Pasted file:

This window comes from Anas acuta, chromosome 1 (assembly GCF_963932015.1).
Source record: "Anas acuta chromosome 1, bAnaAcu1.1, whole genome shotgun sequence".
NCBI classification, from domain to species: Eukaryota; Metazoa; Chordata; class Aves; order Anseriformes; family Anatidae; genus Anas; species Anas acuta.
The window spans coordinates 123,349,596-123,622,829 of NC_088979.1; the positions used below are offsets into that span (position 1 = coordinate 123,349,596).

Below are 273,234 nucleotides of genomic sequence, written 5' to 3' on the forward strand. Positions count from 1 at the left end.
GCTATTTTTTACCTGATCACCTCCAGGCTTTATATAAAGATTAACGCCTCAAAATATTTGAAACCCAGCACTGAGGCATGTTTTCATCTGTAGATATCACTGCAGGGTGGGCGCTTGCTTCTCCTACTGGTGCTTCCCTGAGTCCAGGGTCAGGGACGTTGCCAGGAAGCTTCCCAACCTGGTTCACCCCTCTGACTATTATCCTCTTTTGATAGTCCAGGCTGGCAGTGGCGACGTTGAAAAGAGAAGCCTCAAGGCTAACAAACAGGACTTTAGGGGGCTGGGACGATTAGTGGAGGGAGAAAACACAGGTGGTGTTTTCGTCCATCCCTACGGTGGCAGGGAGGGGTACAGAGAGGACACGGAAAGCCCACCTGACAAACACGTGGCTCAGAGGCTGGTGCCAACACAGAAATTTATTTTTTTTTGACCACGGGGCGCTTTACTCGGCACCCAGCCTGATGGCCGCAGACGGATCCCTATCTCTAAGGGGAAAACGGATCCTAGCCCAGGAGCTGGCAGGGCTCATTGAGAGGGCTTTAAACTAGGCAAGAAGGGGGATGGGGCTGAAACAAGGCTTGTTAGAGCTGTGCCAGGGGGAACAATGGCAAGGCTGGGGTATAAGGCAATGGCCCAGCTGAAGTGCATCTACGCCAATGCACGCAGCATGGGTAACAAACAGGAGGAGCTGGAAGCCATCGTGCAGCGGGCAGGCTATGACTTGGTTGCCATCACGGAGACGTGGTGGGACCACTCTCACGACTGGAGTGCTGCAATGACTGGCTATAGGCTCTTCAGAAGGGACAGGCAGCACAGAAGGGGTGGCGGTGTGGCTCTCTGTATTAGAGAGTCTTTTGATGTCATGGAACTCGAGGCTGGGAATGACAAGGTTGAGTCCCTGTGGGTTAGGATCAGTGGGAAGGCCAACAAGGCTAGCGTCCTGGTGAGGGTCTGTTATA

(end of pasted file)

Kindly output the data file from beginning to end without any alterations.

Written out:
This window comes from Anas acuta, chromosome 1 (assembly GCF_963932015.1).
Source record: "Anas acuta chromosome 1, bAnaAcu1.1, whole genome shotgun sequence".
NCBI classification, from domain to species: Eukaryota; Metazoa; Chordata; class Aves; order Anseriformes; family Anatidae; genus Anas; species Anas acuta.
The window spans coordinates 123,349,596-123,622,829 of NC_088979.1; the positions used below are offsets into that span (position 1 = coordinate 123,349,596).

Below are 273,234 nucleotides of genomic sequence, written 5' to 3' on the forward strand. Positions count from 1 at the left end.
GCTATTTTTTACCTGATCACCTCCAGGCTTTATATAAAGATTAACGCCTCAAAATATTTGAAACCCAGCACTGAGGCATGTTTTCATCTGTAGATATCACTGCAGGGTGGGCGCTTGCTTCTCCTACTGGTGCTTCCCTGAGTCCAGGGTCAGGGACGTTGCCAGGAAGCTTCCCAACCTGGTTCACCCCTCTGACTATTATCCTCTTTTGATAGTCCAGGCTGGCAGTGGCGACGTTGAAAAGAGAAGCCTCAAGGCTAACAAACAGGACTTTAGGGGGCTGGGACGATTAGTGGAGGGAGAAAACACAGGTGGTGTTTTCGTCCATCCCTACGGTGGCAGGGAGGGGTACAGAGAGGACACGGAAAGCCCACCTGACAAACACGTGGCTCAGAGGCTGGTGCCAACACAGAAATTTATTTTTTTTTGACCACGGGGCGCTTTACTCGGCACCCAGCCTGATGGCCGCAGACGGATCCCTATCTCTAAGGGGAAAACGGATCCTAGCCCAGGAGCTGGCAGGGCTCATTGAGAGGGCTTTAAACTAGGCAAGAAGGGGGATGGGGCTGAAACAAGGCTTGTTAGAGCTGTGCCAGGGGGAACAATGGCAAGGCTGGGGTATAAGGCAATGGCCCAGCTGAAGTGCATCTACGCCAATGCACGCAGCATGGGTAACAAACAGGAGGAGCTGGAAGCCATCGTGCAGCGGGCAGGCTATGACTTGGTTGCCATCACGGAGACGTGGTGGGACCACTCTCACGACTGGAGTGCTGCAATGACTGGCTATAGGCTCTTCAGAAGGGACAGGCAGCACAGAAGGGGTGGCGGTGTGGCTCTCTGTATTAGAGAGTCTTTTGATGTCATGGAACTCGAGGCTGGGAATGACAAGGTTGAGTCCCTGTGGGTTAGGATCAGTGGGAAGGCCAACAAGGCTAGCGTCCTGGTGAGGGTCTGTTATA